Idioms With Dead and Meanings, Idioms about Dead, Example Sentences


List of idioms with the word Dead and the meanings. Commonly used idioms related to “dead” and their meanings along with example sentences.

Idioms With Dead and Meanings - List of idioms with the word Dead

Idioms With Dead

  1. “To be dead tired” – This means to be extremely exhausted. Example: “After working a double shift, I’m dead tired and just want to go to bed.”
  2. “To be dead serious” – This means to be completely serious and not joking. Example: “When I told you to leave, I was dead serious. Don’t come back until you’ve thought about what you’ve done.”
  3. “Dead in the water” – This means to be ineffective or inactive. Example: “Without proper funding, the project is dead in the water and won’t be able to move forward.”
  4. “Dead weight” – This means to be a burden or hindrance to progress. Example: “I need to get rid of the dead weight in my team and find someone who can actually contribute.”
  5. “Dead on arrival” – This means to be ineffective from the start. Example: “The proposal was dead on arrival, as it was full of errors and lacked critical information.”
  6. “Dead man walking” – This means to be in a situation of impending doom. Example: “After being convicted, he felt like a dead man walking and feared for his life.”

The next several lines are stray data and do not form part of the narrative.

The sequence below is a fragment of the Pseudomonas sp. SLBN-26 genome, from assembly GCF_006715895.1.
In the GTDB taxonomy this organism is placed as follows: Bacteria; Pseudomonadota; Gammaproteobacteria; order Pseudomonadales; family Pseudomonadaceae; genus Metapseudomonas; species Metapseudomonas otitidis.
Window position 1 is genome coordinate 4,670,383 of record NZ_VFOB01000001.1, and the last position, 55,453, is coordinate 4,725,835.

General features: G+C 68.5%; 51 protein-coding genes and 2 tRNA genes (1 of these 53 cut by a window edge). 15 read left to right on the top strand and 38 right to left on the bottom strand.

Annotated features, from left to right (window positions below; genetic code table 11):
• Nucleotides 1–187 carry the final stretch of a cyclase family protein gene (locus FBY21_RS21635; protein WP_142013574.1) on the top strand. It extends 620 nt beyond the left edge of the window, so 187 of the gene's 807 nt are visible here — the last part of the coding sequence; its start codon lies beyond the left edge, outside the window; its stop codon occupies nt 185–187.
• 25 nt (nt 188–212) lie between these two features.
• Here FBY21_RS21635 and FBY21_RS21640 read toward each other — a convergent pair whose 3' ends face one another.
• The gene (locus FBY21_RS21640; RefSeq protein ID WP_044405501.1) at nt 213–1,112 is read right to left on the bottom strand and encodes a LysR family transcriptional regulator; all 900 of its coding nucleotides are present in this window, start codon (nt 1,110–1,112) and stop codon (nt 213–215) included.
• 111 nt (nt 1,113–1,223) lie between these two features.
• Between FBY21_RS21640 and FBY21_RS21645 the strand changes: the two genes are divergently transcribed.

7. “Dead as a doornail” – This means to be completely dead or inactive. Example: “The power went out and all the electronics are dead as a doornail.”

dead cat on the line

Rur. [for something to be]wrong. I’m afraid there’s a dead cat on the line over at Martha’s place. I haven’t heard from them for days.

dead ahead

straight ahead; directly ahead.

  • Look out! There is a cow in the road dead ahead.
  • The farmer said that the town we wanted was dead ahead.

dead and buried

gone forever. (Refers literally to persons and figuratively to ideas and other things.)

  • No w that Uncle George is dead and buried, we can read his will.
  • That kind of thinking is dead and buried.

dead in someone’s or something’s tracks

exactly where someone or something is at the moment; at this instant. (This does not usually have anything to do with death. The phrase is often used with stop.)

  • Her unkind words stopped me dead in my tracks.
  • When I heard the rattlesnake, I stopped dead in my tracks.
  • The project came to a halt dead in its tracks.

dead loss

a total loss.

  • My investment was a dead loss.
  • This car is a dead loss. It was a waste of money.

dead on one’s or its feet

exhausted; worn out; no longer useful.

  • He can’t teach well anymore. He’s dead on his feet.
  • This inefficient com-pany is dead on its feet.

dead set against someone or something

totally opposed to someone or something.

  • I’m dead set against the new tax proposal.
  • Everyone is dead set against the mayor.

dead to the world

tired; exhausted; sleeping soundly. (Compare to dead on one’s feet.)

  • I’ve had such a hardday. I’m really dead to the world.
  • Look at her sleep. She’s dead to the world.

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